The relationship between music and literature...hmmm, I would say that even in music I’m impacted more by the words than I am by the sound, great lyrics tend to make me want to write, people like Tom Russell, Iris Dement, Dave Van Ronk...Though I suppose one exception is big band stuff from the 30s and 40s, for me that’s like stepping into a time machine, and that can be extremely powerful.

What do you learn about yourself from the counterculture and what does the Beat movement mean to you?

I think what the counterculture teaches all of us and why the beat movement is so important, is that that period of time and the work that came out of it, renews our youthful sense of wonder, that’s what it does for me anyway, and if you’re going to be a writer, whether it’s fiction, poetry, whatever, it’s important to hold onto that for dear life.

What do you miss most nowadays from the bohemian Beat era? What are your hopes and fears for the future?

During the beat era there seemed to be joy, heartache, turmoil, a mixture of emotion, which made for a rich culture, now everyone seems so emotionless, disconnected, well, they’re angry, that’s one emotion that has stuck around and grown larger than life. I fear, fear and we’re living in a culture of it, I hope that people find something to connect to, truly and that it’s positive, whether that’s poetry or whatever their thing is.

Which meetings have been the most important experiences for you? What is the best advice ever given you?

Probably the most important meetings of my life after I became an adult were with S.A. Griffin and Scott Wannberg, who taught me more about brotherhood than just about anyone. Also Rebecca Schumejda, who keeps me sane.  The best advice I’ve ever been given is just to write poems about my life in a narrative way that is brutally honest.

(John Dorsey, Al Winans, and S.A. Griffin / Photo by Mikey West)

Are there any memories from Gregory Corso, A.D. Winans, and Nelli Cherkovski and which you’d like to share?

Well, I have never been particularly close to my own father, so Gregory Corso became that father figure, as did people like Todd Moore, Kell Robertson, and the very much still around, D.R. Wagner. As far as memories, the greatest one I have of Neeli (Cherkovski) in particular, is being at his father Sam Cherry’s last show in Santa Monica, and just seeing the pride in his eyes, seeing what love between a father and a son could truly be, I think my heart grew a little that day, with Al Winans as funny as it sounds we usually just talk about women, my ex-girlfriends or his and meet for a burrito, I wrote the induction for his prose book “Dead Lions” and to be allowed a window into so much of his life, that’s a great memory, a true honor.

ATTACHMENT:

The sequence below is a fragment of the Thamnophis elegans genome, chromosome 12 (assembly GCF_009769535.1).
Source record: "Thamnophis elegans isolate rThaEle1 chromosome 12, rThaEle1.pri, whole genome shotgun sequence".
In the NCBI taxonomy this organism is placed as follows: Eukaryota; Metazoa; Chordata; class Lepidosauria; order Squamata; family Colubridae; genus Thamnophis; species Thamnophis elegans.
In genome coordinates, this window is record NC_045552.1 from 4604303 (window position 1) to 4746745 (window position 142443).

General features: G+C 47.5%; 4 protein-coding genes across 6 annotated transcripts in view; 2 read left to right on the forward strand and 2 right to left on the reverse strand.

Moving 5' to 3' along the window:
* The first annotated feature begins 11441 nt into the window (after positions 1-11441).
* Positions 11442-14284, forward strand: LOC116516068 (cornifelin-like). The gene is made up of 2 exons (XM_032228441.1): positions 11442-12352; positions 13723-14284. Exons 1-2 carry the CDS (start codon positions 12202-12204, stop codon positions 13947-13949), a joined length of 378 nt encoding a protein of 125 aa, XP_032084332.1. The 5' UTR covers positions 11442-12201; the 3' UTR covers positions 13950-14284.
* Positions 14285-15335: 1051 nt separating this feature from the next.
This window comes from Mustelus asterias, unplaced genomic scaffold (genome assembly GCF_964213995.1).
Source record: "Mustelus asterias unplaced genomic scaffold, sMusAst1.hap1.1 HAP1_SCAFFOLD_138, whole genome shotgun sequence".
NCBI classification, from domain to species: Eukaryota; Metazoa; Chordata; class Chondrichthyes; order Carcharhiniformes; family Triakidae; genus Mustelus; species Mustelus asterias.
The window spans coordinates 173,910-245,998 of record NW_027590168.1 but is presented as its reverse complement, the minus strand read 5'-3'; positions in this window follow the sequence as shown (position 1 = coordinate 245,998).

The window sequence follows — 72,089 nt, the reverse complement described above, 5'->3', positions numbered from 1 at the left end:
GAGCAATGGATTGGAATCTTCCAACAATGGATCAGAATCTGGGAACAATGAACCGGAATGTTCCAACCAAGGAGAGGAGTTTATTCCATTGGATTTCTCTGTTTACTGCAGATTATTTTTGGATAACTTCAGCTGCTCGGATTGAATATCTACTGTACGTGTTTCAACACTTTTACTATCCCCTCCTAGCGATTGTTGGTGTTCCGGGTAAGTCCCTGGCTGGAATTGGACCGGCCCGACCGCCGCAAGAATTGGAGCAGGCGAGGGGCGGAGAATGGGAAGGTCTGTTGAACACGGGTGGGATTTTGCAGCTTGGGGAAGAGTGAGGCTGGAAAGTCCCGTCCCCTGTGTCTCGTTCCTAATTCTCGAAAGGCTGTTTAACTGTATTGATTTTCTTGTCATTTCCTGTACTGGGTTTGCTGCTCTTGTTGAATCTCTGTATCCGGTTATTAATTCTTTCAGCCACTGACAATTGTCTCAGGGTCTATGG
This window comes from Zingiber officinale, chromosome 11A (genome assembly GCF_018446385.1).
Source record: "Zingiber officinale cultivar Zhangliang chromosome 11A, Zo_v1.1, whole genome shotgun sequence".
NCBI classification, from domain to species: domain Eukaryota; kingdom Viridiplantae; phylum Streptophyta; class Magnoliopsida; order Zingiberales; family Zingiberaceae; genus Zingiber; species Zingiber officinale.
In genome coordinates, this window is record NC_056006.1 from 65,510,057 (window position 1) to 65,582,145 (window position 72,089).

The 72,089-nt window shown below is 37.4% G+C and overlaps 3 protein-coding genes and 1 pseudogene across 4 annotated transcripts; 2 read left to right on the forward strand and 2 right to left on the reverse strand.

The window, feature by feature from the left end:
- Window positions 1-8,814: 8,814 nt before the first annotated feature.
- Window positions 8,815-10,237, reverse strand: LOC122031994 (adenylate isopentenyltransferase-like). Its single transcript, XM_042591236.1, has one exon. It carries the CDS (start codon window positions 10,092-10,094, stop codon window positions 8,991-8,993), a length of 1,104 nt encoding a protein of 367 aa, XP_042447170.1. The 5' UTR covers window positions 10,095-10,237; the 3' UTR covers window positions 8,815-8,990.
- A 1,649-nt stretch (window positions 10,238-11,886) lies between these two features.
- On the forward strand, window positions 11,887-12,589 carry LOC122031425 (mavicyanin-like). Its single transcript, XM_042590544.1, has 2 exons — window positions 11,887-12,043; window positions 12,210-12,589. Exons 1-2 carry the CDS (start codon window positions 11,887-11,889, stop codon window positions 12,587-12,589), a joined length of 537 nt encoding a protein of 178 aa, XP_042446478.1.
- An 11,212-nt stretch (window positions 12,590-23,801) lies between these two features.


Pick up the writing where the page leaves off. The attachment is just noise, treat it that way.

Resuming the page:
If you could change one thing in the world and it would become a reality, what would that be?

I would make poetry a profession that young people have an opportunity to go into, in a very mainstream way, because when it is done well, and sometimes even when it’s not, it’s very powerful, it can heal so many things.

What has made you laugh lately and what touched (emotionally) you from the current Outlaw poetry?

What makes me laugh is the whole concept of outlaw poetry, at least in America, people aren’t being jailed here, perhaps if they were poetry would get more respect in our culture. The only true outlaw I’ve met in recent times was the late poet Kell Robertson. I guess I don’t really like the term, it was made up by some marketing executive, really, there’s academia and then everyone else, and I guess that means me. These days an outlaw is anyone who loves with their whole heart.

What are the lines that connect the legacy of Outlaw American Poetry with the counterculture of the world?

I think the whole concept of the outlaw or the counterculture is the concept of the outsider and the outsider is very real, that’s their connection, just people that don’t fit in who want to change things, that’s where they meet and are one and the same to a certain extent.

"I fear, fear and we’re living in a culture of it, I hope that people find something to connect to, truly and that it’s positive, whether that’s poetry or whatever their thing is" (Photo: John Dorsey, Carl Peters & John Walz)

Where would you really wanna go with a time machine and what memorabilia (books, records) would you put in?

I would probably go to the Beat Hotel in Paris if I could, and as far as what I would take with me, just work by all of the artists you’ve never heard of, because a generation or a movement is a lot more than 3 or 4 people.